NEW YORK (GenomeWeb) – A known subtype of oligodendroglioma can be further sub-classified molecularly, according to a study published online this week in Nature Communications.
Through the "Prise en charge des oligodendrogliomes anaplasiques," (POLA) study, French researchers brought together genome, transcriptome, and methylome profiles for tumors from 156 individuals with oligodendroglia. Their analyses not only supported the presence of three known molecular sub-types, but also made it possible to subdivide one of these — a subtype defined by co-deletions involving parts of chromosome 1 and chromosome 19 — into three additional sub-groups.
"The clinical significance of the three gene expression sub-groups of 1p/19q co-deleted tumors remains to be determined since association with survival was only observed in the [Cancer Genome Atlas] dataset and not in the three other cohorts," the study's authors wrote, noting that it will be important to more carefully tease apart survival outcomes in order to come up with appropriate classification and treatment strategies for the newly described subgroups.
Past low-grade glioma studies suggest oligodendrogliomas fall into three main molecular subtypes, marked by the presence or absence of IDH gene mutations or by co-deletions involving parts of chromosomes 1 and 19. Even so, the team suspected that it might be possible to further stratify the tumors, which tend to be clinically, molecularly, and histologically variable.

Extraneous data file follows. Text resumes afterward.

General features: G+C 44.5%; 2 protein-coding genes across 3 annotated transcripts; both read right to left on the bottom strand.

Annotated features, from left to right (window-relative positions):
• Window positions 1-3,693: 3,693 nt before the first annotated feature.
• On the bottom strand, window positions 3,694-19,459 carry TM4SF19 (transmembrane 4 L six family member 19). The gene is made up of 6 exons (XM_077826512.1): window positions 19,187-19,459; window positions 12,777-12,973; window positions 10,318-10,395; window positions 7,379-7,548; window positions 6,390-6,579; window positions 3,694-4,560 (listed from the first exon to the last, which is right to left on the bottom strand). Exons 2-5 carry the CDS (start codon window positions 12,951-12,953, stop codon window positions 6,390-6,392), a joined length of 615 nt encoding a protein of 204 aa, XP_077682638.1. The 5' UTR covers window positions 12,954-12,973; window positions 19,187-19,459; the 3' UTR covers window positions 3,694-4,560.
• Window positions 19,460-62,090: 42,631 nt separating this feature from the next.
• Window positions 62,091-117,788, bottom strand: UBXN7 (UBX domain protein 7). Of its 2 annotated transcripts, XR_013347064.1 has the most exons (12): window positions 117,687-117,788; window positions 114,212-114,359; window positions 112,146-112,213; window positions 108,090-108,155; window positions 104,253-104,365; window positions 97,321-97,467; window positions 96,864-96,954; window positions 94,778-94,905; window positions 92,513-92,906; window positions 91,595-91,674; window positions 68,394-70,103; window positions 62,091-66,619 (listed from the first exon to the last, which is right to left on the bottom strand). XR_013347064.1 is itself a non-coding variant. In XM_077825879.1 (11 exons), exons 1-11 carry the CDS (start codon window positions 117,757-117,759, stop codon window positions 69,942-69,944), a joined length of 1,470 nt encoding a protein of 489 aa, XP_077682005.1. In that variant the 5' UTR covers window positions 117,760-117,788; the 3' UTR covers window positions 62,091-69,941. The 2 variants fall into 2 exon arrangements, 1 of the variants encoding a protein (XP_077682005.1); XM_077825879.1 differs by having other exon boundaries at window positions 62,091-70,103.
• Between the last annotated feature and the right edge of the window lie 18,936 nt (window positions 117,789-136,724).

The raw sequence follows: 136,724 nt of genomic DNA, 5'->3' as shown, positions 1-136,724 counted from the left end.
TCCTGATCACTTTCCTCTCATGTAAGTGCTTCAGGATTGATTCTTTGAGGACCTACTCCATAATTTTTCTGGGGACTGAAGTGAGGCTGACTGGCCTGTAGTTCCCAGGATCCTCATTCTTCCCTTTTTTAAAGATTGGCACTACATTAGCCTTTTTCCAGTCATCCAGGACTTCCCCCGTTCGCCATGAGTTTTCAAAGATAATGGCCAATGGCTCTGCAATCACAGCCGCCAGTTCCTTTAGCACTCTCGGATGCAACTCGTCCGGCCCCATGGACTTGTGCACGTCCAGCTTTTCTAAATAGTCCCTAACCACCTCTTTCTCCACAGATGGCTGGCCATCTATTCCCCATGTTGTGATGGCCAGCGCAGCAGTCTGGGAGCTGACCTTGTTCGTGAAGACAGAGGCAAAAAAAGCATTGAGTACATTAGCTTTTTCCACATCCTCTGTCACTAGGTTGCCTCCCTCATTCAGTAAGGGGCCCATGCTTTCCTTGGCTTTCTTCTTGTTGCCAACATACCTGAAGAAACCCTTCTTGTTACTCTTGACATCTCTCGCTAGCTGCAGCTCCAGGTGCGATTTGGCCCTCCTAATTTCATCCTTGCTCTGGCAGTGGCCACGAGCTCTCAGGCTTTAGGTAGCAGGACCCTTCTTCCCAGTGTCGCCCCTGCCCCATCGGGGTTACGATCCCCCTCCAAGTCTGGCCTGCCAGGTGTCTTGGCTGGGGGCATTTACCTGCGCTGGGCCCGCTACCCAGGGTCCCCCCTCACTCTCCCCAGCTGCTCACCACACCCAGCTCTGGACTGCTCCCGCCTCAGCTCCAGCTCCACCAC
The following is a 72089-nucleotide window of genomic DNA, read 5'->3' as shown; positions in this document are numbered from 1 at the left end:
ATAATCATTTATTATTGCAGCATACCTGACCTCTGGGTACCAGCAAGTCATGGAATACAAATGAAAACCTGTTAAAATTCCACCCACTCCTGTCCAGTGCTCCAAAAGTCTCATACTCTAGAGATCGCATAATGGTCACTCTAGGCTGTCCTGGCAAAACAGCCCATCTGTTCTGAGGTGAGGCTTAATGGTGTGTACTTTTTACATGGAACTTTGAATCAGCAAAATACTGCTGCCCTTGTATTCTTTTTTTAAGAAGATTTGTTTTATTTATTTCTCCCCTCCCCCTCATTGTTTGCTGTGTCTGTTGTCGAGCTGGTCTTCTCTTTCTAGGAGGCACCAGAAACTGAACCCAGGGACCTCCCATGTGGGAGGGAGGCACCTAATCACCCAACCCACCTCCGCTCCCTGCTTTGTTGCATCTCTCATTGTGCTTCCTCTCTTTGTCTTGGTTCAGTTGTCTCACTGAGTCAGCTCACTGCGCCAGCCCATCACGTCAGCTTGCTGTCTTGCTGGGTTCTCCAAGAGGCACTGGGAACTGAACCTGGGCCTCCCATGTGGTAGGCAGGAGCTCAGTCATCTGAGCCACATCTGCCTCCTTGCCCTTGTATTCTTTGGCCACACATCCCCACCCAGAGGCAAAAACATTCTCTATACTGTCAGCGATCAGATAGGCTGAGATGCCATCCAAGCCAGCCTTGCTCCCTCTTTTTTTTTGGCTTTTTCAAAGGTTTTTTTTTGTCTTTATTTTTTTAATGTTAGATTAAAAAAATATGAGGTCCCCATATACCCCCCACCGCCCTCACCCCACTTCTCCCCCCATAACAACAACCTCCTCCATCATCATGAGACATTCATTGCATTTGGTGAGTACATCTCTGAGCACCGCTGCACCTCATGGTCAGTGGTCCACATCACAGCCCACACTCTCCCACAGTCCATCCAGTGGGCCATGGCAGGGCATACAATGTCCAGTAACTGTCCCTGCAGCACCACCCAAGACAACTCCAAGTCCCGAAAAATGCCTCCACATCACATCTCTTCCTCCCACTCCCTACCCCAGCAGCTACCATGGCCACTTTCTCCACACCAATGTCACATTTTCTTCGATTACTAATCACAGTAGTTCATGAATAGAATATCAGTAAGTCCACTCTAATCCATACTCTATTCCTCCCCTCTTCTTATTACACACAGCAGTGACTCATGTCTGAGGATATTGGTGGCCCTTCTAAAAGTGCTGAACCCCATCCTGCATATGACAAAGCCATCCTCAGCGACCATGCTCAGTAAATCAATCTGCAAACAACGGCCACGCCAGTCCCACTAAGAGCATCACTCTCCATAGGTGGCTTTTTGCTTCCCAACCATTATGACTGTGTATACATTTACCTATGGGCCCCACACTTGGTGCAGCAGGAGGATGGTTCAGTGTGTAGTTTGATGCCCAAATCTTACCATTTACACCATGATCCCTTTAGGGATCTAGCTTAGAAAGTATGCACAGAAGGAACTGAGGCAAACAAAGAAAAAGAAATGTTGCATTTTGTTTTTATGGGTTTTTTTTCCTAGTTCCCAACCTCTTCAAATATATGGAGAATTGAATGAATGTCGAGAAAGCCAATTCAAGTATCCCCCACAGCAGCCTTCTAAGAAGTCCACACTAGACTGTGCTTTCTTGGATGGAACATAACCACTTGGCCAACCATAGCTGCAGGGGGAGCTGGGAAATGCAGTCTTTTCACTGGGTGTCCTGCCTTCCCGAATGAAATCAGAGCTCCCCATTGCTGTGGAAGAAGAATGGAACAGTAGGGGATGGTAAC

For the latest analysis, the researchers used a combination of genomic approaches to profile 156 primary oligodendroglial tumors, 14 other primary glioma tumors, and nine normal samples.
In addition to doing transcriptome sequencing on all of these, they sequenced microRNAs in all but two of the samples. To that, they added array-based SNP and methylation profiling on 161 and 104 samples, respectively.
After removing a subset of 29 tumors that clustered with normal brain samples, the team looked at the ways the remaining samples grouped together based on each type of data alone and in combination.
The analysis uncovered molecular profiles that fit with the three known oligodendroglioma subtypes. But within the chromosome 1-chromosome 19 co-deletion tumors, the team described three sub-groups with gene expression patterns that resemble those in oligodendrocyte cells, oligodendrocyte precursor cells, or cells from the neuronal lineage.
While chromosome 1/19 co-deletion tumors are typically associated with better outcomes than the other two oligodendroglioma subtypes, the researchers saw hints that the oligodendrocyte precursor cell-like expression subgroup had enhanced aggressiveness, at least in available data from the Cancer Genome Atlas project.
That appears to be due, in part, to activation of the MYC signaling pathway caused by gains, losses, or changes in the pathway's methylation or miRNA regulators. The aggressive subgroup also tended to have higher-than-usual expression of genes involved in cell cycle control, new blood vessel formation, and tumor progression.
In both the POLA and TCGA data, chromosome 1/19 co-deletion tumors with oligodendrocyte precursor cell-like expression features tended to turn up more frequently in patients who were slightly older at diagnosis, the study's authors noted.
"Our study reveals previously unrecognized heterogeneity among 1p/19q co-deleted tumors," they wrote.